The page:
His latest album “Whatever It Takes” sounds like a valentine, because the hard-scrabble school dropout from Britain has fallen in love, and married a fan from America.

Hunter (@JamesHunterSix) joins Here & Now‘s Lisa Mullins to talk about the album.

President Trump is weighing in on domestic violence allegations Wednesday. The controversy around former Trump staff secretary Rob Porter is front and center, and the House Oversight Committee is now investigating how the White House has handled the case.

Here & Now‘s Lisa Mullins speaks with NPR’s Domenico Montanaro (@DomenicoNPR) for the latest.

African Matabele ants are fighters — several times a day, they leave their nests on raids, battling termite soldiers and dragging termite workers home for dinner.

They drag their fallen comrades back, too, bodies maimed by termite jaws.

Now German biologists have discovered what happens at the end of those rescue operations: Back at the nest, ants act as medics, cleaning the wounds of injured ants — and reducing their mortality rates in the process.

Every weekday at 7 a.m. seafood wholesalers crowd into a warehouse on the docks in Grimsby, in northern England, to bid on yellow plastic tubs full of haddock, cod and plaice, touching and sometimes sniffing the product before they place their bids.

On one recent morning, the market auctioned off some 400 boxes, or about 20 tons of fish. That’s a slow day here, so the auction was over in about half an hour.

While their cases were in various stages of immigration proceedings, seven people had their identities stolen by the chief counsel for the U.S. Immigration and Customs Enforcement office in Seattle, according to a filing by the Justice Department.

Idaho is sandwiched between states that have legalized recreational and medical cannibis, but it doesn’t appear likely that anything similar will happen in the Gem state. Idaho’s U.S. Attorney, Bart Davis, tells us how Oregon’s marijuana industry has affected his state.

When the Brombergs fled Germany in 1938, they had no choice but to travel light. A Jewish family, fearing for their lives as the shadow of the coming Holocaust crept closer, they didn't have the luxury of taking their fine art with them — or of worrying whether they were getting a fair price when they sold it. They needed to get to safety. And over the next year — as they dashed to France, Switzerland and ultimately the U.S. — they used those sales to help them get there.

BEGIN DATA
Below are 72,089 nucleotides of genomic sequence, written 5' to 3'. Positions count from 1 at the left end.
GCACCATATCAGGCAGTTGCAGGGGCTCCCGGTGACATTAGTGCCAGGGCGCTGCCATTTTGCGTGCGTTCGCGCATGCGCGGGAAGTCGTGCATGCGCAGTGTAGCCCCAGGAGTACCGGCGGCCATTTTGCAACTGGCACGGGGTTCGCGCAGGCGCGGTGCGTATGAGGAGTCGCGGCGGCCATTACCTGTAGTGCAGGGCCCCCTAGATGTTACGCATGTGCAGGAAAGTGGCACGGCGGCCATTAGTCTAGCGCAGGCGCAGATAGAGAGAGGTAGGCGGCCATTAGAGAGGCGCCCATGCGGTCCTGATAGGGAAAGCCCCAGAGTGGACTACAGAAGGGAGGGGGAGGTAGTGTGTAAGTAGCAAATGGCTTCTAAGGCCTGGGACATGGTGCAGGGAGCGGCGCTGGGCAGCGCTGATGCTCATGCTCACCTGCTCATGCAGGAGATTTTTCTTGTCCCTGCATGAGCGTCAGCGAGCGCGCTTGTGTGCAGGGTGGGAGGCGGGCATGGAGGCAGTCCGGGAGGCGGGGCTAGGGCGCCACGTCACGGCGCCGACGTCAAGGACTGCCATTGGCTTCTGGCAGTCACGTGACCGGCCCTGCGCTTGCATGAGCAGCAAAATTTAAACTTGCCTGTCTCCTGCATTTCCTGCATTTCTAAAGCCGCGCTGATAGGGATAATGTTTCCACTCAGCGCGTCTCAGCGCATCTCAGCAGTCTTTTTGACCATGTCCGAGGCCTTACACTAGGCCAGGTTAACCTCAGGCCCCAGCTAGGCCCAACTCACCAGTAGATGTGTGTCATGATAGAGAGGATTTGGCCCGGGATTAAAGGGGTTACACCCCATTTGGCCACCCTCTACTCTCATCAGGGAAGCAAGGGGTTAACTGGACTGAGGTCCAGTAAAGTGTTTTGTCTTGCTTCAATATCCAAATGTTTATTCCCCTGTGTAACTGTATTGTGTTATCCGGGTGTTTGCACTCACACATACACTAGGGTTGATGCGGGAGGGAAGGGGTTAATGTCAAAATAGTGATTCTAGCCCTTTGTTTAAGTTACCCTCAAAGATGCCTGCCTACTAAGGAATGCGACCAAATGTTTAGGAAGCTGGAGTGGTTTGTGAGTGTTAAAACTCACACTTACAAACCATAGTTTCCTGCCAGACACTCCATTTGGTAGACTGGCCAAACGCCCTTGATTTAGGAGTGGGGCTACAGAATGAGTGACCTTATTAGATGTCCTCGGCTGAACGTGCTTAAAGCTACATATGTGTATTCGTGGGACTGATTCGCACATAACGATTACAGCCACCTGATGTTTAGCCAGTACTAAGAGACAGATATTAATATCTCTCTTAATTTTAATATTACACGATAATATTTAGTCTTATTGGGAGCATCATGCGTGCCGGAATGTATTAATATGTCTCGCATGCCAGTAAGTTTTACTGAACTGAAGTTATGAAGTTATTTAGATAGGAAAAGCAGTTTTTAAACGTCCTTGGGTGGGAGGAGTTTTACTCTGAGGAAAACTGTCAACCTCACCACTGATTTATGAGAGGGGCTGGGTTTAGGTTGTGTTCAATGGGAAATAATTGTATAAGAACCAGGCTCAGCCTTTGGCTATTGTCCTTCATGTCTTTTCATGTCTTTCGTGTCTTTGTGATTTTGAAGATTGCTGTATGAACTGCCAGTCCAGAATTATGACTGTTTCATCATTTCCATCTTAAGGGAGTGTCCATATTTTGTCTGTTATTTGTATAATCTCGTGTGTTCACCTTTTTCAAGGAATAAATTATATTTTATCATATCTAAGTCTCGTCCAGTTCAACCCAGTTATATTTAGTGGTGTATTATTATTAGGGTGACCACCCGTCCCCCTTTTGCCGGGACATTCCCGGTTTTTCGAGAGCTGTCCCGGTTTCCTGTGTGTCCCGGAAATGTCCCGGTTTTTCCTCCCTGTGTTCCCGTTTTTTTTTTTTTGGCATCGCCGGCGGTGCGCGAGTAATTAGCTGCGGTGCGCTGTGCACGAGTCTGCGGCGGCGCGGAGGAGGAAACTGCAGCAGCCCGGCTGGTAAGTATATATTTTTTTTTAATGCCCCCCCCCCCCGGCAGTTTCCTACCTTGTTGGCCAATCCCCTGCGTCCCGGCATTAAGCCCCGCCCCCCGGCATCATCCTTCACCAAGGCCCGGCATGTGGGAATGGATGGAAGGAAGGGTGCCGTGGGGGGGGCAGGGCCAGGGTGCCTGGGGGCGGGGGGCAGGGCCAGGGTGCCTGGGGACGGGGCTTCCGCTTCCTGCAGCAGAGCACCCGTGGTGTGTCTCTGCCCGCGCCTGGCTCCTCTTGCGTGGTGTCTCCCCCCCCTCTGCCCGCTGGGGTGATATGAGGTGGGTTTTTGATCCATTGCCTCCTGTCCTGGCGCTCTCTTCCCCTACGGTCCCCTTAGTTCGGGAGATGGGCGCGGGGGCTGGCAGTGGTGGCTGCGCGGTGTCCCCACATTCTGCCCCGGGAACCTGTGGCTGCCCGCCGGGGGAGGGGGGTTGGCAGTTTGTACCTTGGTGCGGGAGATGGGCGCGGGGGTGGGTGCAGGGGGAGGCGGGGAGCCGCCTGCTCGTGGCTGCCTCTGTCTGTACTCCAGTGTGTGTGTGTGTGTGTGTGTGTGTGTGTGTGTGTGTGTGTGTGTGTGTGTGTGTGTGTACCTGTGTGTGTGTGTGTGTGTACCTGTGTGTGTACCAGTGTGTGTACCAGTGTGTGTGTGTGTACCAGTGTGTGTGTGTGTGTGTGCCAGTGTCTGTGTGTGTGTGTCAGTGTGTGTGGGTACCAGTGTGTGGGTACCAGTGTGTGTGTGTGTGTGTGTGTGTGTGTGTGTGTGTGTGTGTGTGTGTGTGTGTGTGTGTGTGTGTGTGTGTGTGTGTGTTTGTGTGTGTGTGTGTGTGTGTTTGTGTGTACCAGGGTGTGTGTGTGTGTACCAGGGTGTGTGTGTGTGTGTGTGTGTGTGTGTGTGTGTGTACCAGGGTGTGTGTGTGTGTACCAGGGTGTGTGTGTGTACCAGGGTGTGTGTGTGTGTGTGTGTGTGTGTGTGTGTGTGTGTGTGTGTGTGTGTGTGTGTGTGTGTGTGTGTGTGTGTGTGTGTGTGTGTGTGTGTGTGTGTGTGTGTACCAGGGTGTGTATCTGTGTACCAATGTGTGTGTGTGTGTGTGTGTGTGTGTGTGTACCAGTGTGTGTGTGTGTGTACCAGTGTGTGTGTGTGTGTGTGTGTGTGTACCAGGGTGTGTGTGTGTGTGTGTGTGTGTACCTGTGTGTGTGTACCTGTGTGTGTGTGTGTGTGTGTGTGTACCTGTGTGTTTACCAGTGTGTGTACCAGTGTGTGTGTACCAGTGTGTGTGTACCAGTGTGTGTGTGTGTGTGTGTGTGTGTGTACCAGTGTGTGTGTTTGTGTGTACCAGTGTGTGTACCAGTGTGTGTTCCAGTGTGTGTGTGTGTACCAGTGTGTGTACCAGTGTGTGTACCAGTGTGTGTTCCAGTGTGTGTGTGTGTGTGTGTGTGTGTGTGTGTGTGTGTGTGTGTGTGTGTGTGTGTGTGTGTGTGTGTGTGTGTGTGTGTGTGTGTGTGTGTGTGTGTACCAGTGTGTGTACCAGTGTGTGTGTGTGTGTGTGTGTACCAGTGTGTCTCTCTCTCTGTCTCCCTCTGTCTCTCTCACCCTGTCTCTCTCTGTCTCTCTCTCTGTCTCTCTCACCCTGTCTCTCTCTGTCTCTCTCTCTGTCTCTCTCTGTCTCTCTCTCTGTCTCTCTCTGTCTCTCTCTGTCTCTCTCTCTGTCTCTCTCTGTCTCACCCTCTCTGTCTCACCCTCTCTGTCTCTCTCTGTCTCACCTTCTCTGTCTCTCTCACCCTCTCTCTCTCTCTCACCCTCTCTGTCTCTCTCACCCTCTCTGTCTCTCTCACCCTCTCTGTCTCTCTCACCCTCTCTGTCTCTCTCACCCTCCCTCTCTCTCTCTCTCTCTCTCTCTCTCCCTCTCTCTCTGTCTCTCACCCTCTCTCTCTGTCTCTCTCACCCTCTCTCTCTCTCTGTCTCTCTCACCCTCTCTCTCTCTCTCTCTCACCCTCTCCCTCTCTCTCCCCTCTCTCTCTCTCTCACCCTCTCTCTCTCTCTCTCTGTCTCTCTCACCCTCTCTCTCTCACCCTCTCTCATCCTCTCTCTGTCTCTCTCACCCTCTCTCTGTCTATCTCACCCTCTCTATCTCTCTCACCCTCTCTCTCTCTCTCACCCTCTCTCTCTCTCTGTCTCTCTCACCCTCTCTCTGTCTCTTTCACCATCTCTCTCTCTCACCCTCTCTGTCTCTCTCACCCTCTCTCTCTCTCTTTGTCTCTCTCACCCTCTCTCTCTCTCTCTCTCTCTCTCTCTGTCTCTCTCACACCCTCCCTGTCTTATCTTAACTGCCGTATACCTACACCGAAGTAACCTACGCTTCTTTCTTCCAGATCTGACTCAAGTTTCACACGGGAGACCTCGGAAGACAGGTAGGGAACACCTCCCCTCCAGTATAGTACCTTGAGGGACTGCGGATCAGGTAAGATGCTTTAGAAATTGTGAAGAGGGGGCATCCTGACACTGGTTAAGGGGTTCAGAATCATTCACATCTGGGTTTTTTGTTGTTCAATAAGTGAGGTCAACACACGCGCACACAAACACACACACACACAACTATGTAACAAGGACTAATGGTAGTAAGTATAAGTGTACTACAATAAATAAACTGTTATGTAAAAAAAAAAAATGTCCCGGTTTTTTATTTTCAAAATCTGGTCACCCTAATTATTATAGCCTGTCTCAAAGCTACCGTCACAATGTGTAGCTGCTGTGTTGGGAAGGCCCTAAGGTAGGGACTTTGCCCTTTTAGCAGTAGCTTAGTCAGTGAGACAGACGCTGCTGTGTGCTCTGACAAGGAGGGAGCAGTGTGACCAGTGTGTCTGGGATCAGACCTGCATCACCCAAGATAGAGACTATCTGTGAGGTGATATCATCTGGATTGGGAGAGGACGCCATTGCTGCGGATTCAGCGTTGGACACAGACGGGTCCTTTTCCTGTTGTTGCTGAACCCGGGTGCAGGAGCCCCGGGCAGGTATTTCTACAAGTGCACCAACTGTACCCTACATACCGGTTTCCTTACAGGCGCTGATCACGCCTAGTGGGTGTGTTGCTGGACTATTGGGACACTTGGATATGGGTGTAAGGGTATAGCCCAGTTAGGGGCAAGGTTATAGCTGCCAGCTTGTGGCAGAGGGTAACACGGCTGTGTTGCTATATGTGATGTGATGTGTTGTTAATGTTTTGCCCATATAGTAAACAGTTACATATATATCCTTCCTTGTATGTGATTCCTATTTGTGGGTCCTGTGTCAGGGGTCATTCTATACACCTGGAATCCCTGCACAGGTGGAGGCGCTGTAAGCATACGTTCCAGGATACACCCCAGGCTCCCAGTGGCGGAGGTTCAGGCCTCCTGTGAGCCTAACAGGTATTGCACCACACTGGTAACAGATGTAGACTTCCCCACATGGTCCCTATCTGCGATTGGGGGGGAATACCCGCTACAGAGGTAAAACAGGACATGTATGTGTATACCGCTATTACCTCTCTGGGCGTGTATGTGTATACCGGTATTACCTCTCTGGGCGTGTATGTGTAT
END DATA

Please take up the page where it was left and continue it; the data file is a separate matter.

On a chilly November day, Sebastian Khan is kneeling on the floor of his home. He has short, dark hair and brown eyes. His tiny, soft hands grips the top of a yellow toy truck as he swipes it side to side.

Sebastian is 3 and curious about everything around him. He especially loves flying.

“When we’re going through the clouds,” he says, jumping up and opening his arms like wings, “I’m like, ‘Where am I?' Everything starts to look like toys."

Before she went to New York last fall to speak to thousands of people, Najla Hussin had never been more than a few hundred miles from her village in northern Iraq.

Hussin, 20, is from Sinjar in northern Iraq, where ISIS swept in four years ago to kill and enslave members of the ancient Yazidi religious minority.

Malala Yousafzai, the Pakistani activist for girls' education, met Hussin and other young Yazidi women during a trip last summer to the Kurdistan region of Iraq. She invited Hussin to speak on the sidelines of the U.N. General Assembly.

Scientists in the Northwest have detected a species of shrimp much farther north than it’s ever been found before.  Researchers at Oregon State University haven’t actually seen the snapping shrimp, instead, they heard them off the Oregon Coast.

Oregon State University scientist Joe Haxel recorded hours of underwater sound, tracking whales and boat noise.

Richard Klein switched doctors last year. The new doctor put him on a new blood pressure drug.

But it didn't help.

The failure was entirely predictable.

Klein, an associate professor at Florida International University in Miami, realized later that he had tried the same medicine unsuccessfully a few years before, but he hadn't remembered that fact during the appointment.

It was an understandable mistake for Klein and his doctor.